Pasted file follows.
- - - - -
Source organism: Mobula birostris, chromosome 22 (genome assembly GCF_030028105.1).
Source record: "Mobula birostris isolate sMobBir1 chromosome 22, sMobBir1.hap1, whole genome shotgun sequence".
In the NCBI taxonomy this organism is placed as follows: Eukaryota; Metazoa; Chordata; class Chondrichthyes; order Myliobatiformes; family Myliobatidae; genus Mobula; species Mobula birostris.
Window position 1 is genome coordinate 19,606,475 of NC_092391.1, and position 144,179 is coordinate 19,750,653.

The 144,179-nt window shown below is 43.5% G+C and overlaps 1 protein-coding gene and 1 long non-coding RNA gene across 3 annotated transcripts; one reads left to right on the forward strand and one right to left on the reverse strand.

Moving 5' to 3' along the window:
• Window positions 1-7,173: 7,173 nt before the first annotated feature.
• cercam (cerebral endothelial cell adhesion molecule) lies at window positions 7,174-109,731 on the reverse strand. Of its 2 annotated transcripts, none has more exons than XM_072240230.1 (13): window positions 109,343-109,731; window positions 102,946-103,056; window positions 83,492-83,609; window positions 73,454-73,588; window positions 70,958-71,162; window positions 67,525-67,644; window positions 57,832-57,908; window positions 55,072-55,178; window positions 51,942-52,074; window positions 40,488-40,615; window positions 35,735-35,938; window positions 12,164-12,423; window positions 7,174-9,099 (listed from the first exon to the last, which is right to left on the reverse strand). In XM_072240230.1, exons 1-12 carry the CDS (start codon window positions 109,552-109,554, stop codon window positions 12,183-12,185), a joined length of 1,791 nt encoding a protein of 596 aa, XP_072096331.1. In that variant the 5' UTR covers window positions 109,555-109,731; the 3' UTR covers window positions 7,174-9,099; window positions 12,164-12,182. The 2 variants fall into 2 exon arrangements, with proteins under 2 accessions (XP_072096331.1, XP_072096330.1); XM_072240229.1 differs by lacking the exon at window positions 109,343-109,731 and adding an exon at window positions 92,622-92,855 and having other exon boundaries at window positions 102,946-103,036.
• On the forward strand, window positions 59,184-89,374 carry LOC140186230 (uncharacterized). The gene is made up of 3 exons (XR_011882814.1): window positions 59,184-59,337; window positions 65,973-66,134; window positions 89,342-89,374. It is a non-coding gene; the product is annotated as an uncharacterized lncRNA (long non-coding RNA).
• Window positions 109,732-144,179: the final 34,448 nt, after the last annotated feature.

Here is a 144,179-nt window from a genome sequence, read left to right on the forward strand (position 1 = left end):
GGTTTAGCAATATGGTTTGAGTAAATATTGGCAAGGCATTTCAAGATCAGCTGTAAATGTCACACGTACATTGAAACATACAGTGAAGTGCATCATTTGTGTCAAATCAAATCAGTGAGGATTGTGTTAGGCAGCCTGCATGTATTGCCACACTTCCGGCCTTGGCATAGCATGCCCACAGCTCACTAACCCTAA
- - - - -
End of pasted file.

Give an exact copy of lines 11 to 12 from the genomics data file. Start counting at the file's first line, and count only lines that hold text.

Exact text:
Here is a 144,179-nt window from a genome sequence, read left to right on the forward strand (position 1 = left end):
GGTTTAGCAATATGGTTTGAGTAAATATTGGCAAGGCATTTCAAGATCAGCTGTAAATGTCACACGTACATTGAAACATACAGTGAAGTGCATCATTTGTGTCAAATCAAATCAGTGAGGATTGTGTTAGGCAGCCTGCATGTATTGCCACACTTCCGGCCTTGGCATAGCATGCCCACAGCTCACTAACCCTAA